At the edge of Grimgar's vision, a figure emerged in the trees, his right hand holding a bow down at his side and his left hand up, palm out, in a universal gesture of greeting and piece. Leather boots and breeches girded his legs, a belt with a knife around his waist, the tunic of some military origin of green and blue with a white cross small upon the right breast, and a floppy brown hat with the right brim trimmed short and upturned so as not to interfere with the drawing of the bowstring.

"Hail! Your fire is large and welcoming. May I come to it and share some time with you?" the man said as he slowly came closer to the group, his steps gentle and silent, soft on the forest floor. His eyes cast upon each of the figures in the party but never tarried long away from the Dwarf, who appeared the most dangerous.

I tried to break the ice. "Yes. Come. Sit and eat. The coneys are done and the soup is warm. We have oat biscuits that are not completely weevilly yet and they can be soften in the soup." I spooned some soup into one of our wooden bowls and held it out in welcome. He came closer, kneeling, placing his bow across his legs as he took the bowl from me with his left hand and blew across the surface of the soup. He glanced sideways at Grimgar as he said, "I am Testtelo, a Centurion of the Order of the Queen's Will. We are a ranging company who patrol the forests and enforce the Queen's laws within the forests and lands of the Queen. This badge," and he touched the small silver embroidered five pointed cross stitched into his tunic with the wooden spoon' "marks me as one."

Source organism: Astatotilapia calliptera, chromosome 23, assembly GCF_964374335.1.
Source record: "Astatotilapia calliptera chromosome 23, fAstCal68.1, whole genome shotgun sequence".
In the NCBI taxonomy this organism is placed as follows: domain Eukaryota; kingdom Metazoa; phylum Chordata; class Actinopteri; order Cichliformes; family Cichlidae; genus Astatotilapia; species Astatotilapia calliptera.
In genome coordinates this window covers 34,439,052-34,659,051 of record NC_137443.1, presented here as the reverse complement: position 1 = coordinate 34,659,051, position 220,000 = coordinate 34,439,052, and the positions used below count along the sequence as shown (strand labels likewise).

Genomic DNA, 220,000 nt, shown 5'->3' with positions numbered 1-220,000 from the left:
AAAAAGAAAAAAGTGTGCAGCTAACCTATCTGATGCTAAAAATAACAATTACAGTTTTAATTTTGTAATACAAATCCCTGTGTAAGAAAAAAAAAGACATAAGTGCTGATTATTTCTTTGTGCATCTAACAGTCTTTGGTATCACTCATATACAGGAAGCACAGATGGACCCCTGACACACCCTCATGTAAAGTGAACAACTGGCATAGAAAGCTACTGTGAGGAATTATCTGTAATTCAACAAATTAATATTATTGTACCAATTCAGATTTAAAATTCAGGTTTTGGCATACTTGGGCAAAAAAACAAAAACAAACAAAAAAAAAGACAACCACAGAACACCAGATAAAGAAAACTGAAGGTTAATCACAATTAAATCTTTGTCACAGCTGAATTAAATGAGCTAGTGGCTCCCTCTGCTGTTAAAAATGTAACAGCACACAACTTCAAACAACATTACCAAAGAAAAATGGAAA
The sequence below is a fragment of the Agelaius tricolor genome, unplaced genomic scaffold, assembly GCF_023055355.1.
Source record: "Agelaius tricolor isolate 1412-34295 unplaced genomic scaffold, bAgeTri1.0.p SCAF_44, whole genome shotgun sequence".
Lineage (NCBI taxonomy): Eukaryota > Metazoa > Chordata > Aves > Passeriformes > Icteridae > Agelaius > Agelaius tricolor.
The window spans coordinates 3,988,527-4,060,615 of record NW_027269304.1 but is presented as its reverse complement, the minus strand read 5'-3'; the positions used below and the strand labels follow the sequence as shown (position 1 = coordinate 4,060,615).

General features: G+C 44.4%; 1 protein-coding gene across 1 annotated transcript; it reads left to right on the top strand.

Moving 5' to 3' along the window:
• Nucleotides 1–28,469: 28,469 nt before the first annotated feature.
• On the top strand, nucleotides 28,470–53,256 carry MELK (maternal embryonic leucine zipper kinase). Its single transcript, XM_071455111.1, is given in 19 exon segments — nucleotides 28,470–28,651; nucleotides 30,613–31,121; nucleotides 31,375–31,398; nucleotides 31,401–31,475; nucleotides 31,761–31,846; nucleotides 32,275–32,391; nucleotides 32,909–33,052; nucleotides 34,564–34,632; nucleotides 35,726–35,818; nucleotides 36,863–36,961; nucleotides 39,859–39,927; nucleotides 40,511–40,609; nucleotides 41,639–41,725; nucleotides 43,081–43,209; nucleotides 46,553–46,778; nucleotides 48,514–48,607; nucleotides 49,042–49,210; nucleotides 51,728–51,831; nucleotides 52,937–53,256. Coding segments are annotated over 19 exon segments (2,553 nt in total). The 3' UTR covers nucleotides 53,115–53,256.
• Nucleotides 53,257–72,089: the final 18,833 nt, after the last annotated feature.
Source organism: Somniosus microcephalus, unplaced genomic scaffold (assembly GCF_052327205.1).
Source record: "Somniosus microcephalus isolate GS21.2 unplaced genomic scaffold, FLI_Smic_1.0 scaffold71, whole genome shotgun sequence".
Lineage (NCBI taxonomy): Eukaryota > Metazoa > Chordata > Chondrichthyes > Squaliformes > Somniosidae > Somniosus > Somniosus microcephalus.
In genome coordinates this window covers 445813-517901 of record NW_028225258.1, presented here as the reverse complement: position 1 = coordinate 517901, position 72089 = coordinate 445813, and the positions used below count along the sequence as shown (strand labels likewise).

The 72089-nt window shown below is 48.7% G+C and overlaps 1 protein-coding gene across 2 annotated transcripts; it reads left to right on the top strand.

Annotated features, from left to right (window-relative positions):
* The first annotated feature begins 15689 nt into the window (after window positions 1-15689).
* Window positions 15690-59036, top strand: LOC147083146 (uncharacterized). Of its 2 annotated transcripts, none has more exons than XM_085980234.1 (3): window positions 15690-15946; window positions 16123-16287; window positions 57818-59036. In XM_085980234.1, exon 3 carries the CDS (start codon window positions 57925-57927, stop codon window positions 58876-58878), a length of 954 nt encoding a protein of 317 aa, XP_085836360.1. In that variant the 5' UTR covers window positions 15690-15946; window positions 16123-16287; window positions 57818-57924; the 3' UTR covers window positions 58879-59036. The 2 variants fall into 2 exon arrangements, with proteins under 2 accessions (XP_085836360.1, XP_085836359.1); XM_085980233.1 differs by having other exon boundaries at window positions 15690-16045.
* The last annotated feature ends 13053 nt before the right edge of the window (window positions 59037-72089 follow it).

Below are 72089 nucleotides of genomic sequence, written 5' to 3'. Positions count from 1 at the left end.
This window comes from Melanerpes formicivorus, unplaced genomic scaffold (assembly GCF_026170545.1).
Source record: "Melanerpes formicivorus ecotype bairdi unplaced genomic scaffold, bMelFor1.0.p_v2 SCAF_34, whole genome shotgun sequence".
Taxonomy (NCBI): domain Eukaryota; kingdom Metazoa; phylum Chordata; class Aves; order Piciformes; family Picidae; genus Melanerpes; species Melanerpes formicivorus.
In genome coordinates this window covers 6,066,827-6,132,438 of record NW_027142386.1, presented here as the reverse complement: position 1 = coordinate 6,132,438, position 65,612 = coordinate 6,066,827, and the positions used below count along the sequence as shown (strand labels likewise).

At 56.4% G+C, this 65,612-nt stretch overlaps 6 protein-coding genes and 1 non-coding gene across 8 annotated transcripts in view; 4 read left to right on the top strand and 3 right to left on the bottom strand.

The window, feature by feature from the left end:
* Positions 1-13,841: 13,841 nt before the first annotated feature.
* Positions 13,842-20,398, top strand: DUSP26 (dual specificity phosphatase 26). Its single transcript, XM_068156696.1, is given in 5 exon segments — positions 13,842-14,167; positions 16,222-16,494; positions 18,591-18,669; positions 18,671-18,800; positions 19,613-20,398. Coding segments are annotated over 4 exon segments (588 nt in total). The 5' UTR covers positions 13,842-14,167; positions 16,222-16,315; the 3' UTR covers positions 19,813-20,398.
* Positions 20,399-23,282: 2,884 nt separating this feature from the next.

Dayne jerked a hind leg of rabbit off the brace remaining on the spit and gnawed some of the meat off the bone. "You should know your way around here, then. Do we have much farther to Falcon's Hollow?"

"No," said the archer. "It is only a few leagues farther to the west. The Hollow is to the south of the main city of Lower Kinnerton. It is a nautical ville of Lord Clavertons main city that is based mostly to shipping and fishing, filled mainly of sailors and ship's crews between voyages, inns and brothels, well set for travelers like you."

Dayne paused for a moment, thinking. He finished the last of the rabbit he held, sucking the meat and juices off the leg he held before flipping the bone into the fire as Ash settled back into his seat across from Clarissa, the Druid. She snuggled cross-legged with a blanket wrapped around her shoulders; her hands holding a sprig of brush as she examined the leaves, perhaps for some hidden medicinal properties.

"We are in search of a vessel," Dayne finally said. "It may be that we will find something that we need in ... What did you call it? Falcon's Roost?" Testtelo corrected the other Mage, "Falcon's Hollow. Try the Orchid and Cat tavern. There are always captains and mates hanging out there." I had been following the conversation from the side, concentrating more on the coneys and the soup, slipping the oat biscuits against the flat rocks to toast them but not so as to burn them, occasionally flipping them with an iron fork. Then I looked up, realizing that one of our group was missing.